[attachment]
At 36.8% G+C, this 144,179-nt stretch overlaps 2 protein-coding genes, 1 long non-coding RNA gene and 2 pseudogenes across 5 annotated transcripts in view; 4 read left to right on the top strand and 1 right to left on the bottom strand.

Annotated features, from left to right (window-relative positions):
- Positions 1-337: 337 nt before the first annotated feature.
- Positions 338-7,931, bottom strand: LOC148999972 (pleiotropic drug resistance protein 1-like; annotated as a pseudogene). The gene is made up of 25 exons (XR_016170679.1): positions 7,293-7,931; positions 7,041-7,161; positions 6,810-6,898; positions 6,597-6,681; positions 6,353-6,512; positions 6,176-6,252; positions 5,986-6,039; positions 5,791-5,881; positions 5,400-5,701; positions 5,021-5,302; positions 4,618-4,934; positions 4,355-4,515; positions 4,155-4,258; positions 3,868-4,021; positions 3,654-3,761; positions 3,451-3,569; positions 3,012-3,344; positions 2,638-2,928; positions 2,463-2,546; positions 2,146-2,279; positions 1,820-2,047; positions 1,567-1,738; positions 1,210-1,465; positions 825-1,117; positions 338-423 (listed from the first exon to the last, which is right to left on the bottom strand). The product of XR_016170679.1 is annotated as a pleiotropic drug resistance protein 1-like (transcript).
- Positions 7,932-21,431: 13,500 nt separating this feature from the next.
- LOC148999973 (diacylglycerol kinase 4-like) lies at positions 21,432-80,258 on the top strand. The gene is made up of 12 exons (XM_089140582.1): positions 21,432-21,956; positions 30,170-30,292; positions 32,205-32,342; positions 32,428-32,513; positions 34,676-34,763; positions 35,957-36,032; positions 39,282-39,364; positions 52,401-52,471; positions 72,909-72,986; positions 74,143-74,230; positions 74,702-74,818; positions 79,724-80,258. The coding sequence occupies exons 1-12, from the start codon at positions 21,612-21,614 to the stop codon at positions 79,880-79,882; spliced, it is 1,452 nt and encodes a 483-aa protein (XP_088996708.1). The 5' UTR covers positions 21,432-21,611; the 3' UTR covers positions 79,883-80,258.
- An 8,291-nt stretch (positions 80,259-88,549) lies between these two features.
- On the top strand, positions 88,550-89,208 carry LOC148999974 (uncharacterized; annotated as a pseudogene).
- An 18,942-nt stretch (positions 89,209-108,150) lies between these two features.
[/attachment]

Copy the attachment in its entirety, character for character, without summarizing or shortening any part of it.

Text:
At 36.8% G+C, this 144,179-nt stretch overlaps 2 protein-coding genes, 1 long non-coding RNA gene and 2 pseudogenes across 5 annotated transcripts in view; 4 read left to right on the top strand and 1 right to left on the bottom strand.

Annotated features, from left to right (window-relative positions):
- Positions 1-337: 337 nt before the first annotated feature.
- Positions 338-7,931, bottom strand: LOC148999972 (pleiotropic drug resistance protein 1-like; annotated as a pseudogene). The gene is made up of 25 exons (XR_016170679.1): positions 7,293-7,931; positions 7,041-7,161; positions 6,810-6,898; positions 6,597-6,681; positions 6,353-6,512; positions 6,176-6,252; positions 5,986-6,039; positions 5,791-5,881; positions 5,400-5,701; positions 5,021-5,302; positions 4,618-4,934; positions 4,355-4,515; positions 4,155-4,258; positions 3,868-4,021; positions 3,654-3,761; positions 3,451-3,569; positions 3,012-3,344; positions 2,638-2,928; positions 2,463-2,546; positions 2,146-2,279; positions 1,820-2,047; positions 1,567-1,738; positions 1,210-1,465; positions 825-1,117; positions 338-423 (listed from the first exon to the last, which is right to left on the bottom strand). The product of XR_016170679.1 is annotated as a pleiotropic drug resistance protein 1-like (transcript).
- Positions 7,932-21,431: 13,500 nt separating this feature from the next.
- LOC148999973 (diacylglycerol kinase 4-like) lies at positions 21,432-80,258 on the top strand. The gene is made up of 12 exons (XM_089140582.1): positions 21,432-21,956; positions 30,170-30,292; positions 32,205-32,342; positions 32,428-32,513; positions 34,676-34,763; positions 35,957-36,032; positions 39,282-39,364; positions 52,401-52,471; positions 72,909-72,986; positions 74,143-74,230; positions 74,702-74,818; positions 79,724-80,258. The coding sequence occupies exons 1-12, from the start codon at positions 21,612-21,614 to the stop codon at positions 79,880-79,882; spliced, it is 1,452 nt and encodes a 483-aa protein (XP_088996708.1). The 5' UTR covers positions 21,432-21,611; the 3' UTR covers positions 79,883-80,258.
- An 8,291-nt stretch (positions 80,259-88,549) lies between these two features.
- On the top strand, positions 88,550-89,208 carry LOC148999974 (uncharacterized; annotated as a pseudogene).
- An 18,942-nt stretch (positions 89,209-108,150) lies between these two features.